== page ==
But those top-ranked White Sox prospects are more part of the franchise's exciting future than the present, beginning this campaign in the Minors. Here's a look at how the White Sox 2018 Opening Day roster could shape up. CHICAGO -- Luis Robert hit a game-winning grand slam. Eloy Jimenez homered in back-to-back March at-bats, including a two-run blast against the Cubs in Mesa, Ariz. Right-hander Michael Kopech reinforced the point of being close to Major League-ready.
The club also reassigned infielder Jake Burger, right-handers Dylan Covey and Michael Ynoa, catcher Alfredo Gonzalez and left-hander Jordan Guerrero to Minor League camp. The White Sox announced a flurry of roster moves Tuesday, optioning right-hander Thyago Vieira and outfielder Charlie Tilson to Triple-A Charlotte and right-hander José Ruiz to Class A Winston-Salem.
The young players bringing energy and fun to Camelback Ranch under manager Rick Renteria's guidance on a daily basis during Spring Training believe the team will be improved in 2018 from its 67-95 finish last season. But even the players understand this group is being built for sustained success, beginning a season or two down the line. CHICAGO -- A buzz existed around the rebuilding White Sox crew since instructional league action last September and October.
Muck Rack makes it simple to find people, tweets, or articles that mention any name, keyword, company, hashtag etc. We've compiled this guide to help you make the most of your search.
Selecting a term
Start searching tweets, articles from media outlets, articles mentioned in tweets, journalists'
names, titles and bios with some suggested searches:
Companies or Topics (e.g. iPhone, Microsoft)
Phrases (e.g. "cloud computing") — use quotes to keep the terms together
Twitter handles (e.g. @username) — returns those who have mentioned or replied to
Names (e.g. "David Pogue")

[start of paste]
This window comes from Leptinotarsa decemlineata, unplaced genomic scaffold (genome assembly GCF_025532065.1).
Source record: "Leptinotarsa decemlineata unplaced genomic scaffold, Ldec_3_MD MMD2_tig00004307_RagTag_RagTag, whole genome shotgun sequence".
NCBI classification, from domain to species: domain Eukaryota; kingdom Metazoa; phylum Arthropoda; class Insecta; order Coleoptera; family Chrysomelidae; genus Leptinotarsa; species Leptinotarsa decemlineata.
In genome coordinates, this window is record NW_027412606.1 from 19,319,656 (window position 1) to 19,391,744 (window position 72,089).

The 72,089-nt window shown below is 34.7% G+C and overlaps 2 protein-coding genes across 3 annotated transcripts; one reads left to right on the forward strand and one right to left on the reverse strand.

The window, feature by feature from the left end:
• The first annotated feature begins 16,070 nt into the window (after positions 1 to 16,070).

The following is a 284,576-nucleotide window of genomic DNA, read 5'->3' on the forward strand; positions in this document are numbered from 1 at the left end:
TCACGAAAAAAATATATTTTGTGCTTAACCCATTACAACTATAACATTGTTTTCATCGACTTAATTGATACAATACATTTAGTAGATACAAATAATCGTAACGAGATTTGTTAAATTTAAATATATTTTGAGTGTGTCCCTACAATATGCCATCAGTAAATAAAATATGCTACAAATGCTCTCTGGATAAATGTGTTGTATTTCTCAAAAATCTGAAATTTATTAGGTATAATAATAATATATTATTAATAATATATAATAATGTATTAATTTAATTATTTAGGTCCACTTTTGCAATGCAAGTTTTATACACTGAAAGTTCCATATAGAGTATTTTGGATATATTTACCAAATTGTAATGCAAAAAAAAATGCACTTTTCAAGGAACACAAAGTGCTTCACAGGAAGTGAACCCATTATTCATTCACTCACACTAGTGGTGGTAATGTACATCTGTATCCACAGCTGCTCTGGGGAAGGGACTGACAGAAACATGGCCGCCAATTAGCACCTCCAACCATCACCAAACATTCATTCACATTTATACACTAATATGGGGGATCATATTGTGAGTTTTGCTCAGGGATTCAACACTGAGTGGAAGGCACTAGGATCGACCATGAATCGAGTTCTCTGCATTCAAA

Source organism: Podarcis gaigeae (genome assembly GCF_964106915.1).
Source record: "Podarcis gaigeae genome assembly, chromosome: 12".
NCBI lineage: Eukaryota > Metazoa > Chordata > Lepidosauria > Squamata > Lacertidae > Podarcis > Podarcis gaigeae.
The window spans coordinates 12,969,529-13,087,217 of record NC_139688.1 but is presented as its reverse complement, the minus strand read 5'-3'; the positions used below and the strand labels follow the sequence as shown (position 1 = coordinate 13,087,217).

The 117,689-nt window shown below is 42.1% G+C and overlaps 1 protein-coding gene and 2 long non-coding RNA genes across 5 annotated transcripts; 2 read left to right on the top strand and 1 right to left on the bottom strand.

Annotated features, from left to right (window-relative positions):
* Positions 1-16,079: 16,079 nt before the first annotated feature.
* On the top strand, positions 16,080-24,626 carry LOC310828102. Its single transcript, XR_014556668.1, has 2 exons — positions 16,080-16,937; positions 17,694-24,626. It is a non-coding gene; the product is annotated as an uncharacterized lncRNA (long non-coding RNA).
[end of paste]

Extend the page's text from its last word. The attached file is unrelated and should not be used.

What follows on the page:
Hashtags (e.g. #sxsw, #london2012)
Bio details (e.g. vegan, Olympics, father)
Muck Rack's Advanced Search allows for many boolean operators.
Find results that mention multiple specified terms, use AND or
+. For example, ensure each result contains both Elon Musk and Mark Zuckerberg by
searching Musk AND Zuckerberg or Musk + Zuckerberg.
Use the operators OR or , to broaden your search when you'd like either of
multiple terms to appear in results. (This is the default behavior of our search when no operators
are used). For example, results will contain either cake or cookie by searching cake OR cookie or cake,cookie
Use NOT or - to subtract results from your search. For
example, searching Disney will yield results about the Walt Disney Company as well as Walt Disney
World Resort. To exclude mentions of Disney World, search for Disney -World or Disney
When using one of these operators with a phrase, enclose it in quotation marks. For example, you can
find results about smartphones excluding Apple's iPhone 4S by searching smartphone -"iPhone
Exact case matching or punctuation
If you're searching for a brand name or keyword that relies on specific punctuation marks or capitalization, you can
find results that match your exact query by adding matchcase: before the keyword you're searching for, like matchcase:E*TRADE .
Use parentheses to separate multiple
boolean phrases. For example, to find journalists talking about having fun in Disney World or
Disneyland, search for ("disney world" OR disneyland) AND fun.
An asterisk can be used to search for any variation of a root word truncated by the asterisk. For example, searching for admin* will return results for administrator, administration, administer, administered, etc.
A near operator is an AND operator where you can control the distance between the words. You can vary the distance the near operation uses by adding a forward slash and number (between 0-99) such as strawberries NEAR/10 "whipped cream", which means the strawberries must exist within 10 words of "whipped cream".